Oregon School District Ban on Political Symbols Is Unconstitutional, Judge Rules


A Newberg school district policy banning employees from displaying “political” or “controversial” signs including pride and Black Lives Matter flags violates the Oregon constitution, a Yamhill County judge ruled Thursday.

Teacher Chelsea Shotts, represented by the ACLU of Oregon and lawyers at Davis Wright Tremaine, sued the district and board members last year. A community member had complained under the policy about a sign in Shott’s window, featuring a rainbow and the words “be known.” Shott’s lawsuit asked the court to declare that the sign was protected by the Oregon Constitution’s provisions for free expression.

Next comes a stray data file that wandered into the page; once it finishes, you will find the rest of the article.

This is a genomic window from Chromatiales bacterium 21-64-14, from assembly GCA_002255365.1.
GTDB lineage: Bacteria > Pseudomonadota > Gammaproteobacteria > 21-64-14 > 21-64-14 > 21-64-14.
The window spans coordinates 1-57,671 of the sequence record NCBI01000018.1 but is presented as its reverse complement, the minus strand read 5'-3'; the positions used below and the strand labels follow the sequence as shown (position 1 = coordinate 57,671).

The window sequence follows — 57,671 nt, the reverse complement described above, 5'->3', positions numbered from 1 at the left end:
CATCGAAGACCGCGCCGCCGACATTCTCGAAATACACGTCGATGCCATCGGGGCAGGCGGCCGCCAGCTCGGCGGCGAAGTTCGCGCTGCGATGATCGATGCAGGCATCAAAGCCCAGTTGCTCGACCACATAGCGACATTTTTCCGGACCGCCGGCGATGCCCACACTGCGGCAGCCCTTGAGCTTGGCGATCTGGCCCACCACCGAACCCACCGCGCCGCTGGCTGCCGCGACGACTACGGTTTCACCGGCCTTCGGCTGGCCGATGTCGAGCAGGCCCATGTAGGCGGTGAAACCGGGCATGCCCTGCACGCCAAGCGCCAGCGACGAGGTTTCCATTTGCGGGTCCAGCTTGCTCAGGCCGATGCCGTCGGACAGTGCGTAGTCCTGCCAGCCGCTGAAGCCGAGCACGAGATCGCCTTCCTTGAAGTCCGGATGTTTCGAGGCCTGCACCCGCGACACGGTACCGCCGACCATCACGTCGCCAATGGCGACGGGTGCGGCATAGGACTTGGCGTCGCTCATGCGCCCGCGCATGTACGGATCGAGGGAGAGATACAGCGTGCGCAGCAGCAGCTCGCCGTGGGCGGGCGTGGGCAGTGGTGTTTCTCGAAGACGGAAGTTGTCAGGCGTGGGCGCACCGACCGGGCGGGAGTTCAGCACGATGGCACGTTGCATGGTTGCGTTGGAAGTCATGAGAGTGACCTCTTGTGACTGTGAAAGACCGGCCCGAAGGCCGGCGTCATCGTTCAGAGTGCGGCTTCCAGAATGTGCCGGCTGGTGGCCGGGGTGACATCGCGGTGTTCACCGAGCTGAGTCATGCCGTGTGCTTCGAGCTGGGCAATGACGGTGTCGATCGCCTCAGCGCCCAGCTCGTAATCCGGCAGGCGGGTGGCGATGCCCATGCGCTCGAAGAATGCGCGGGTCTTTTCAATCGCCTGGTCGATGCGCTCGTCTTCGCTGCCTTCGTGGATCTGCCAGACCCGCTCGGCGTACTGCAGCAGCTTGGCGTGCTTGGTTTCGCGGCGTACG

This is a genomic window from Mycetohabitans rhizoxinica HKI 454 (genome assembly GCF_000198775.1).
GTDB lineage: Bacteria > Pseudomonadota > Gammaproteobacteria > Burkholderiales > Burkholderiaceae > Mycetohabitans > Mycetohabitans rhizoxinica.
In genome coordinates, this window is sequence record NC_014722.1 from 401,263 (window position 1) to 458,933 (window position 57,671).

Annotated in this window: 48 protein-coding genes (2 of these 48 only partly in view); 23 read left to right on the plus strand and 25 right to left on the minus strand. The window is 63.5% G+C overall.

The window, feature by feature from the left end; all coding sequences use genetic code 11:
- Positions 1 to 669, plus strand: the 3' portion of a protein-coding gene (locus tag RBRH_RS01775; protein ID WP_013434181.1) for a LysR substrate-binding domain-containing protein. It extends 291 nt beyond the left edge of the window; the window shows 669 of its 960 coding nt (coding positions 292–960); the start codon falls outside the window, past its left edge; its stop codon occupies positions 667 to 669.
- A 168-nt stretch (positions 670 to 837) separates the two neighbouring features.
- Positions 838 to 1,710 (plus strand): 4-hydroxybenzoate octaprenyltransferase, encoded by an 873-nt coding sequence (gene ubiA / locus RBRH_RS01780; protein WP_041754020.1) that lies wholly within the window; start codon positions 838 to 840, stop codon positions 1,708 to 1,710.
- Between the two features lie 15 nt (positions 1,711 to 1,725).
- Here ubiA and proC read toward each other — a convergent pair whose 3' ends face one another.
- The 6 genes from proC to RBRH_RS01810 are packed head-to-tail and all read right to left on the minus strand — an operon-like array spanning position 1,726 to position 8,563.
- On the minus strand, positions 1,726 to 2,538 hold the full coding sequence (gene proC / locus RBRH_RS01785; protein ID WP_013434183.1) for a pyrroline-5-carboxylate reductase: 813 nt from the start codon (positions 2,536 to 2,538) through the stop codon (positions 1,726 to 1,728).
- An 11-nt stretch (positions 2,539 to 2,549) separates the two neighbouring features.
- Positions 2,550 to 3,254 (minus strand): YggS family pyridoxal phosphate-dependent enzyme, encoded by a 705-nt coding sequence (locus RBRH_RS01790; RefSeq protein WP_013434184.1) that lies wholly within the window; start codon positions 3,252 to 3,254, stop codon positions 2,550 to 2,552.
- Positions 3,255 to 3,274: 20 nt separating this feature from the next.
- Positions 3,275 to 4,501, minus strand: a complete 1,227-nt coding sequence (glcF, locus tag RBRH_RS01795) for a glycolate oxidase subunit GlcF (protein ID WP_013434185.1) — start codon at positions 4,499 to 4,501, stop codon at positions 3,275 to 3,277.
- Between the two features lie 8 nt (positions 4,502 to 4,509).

Shotts won the argument that the policy restricts free expression, protected by Oregon’s free speech provisions, which are stronger than those in the U.S. Constitution.

The ACLU will not comment on the case until Yamhill County Circuit Court Judge Cynthia Easterday issues a written order, spokeswoman Christina Nguyen said. Easterday announced her ruling verbally, and the outcome was briefly noted in court documents.

A lawyer for the school district did not immediately respond to requests for comment on Friday.

The Newberg policy ignited controversy in the district. After enacting the policy, board members abruptly fired former superintendent Joe Morelock.

A separate lawsuit against the ban on employees’ display of political messages at school by the district’s teachers union is winding through federal court and is not yet resolved.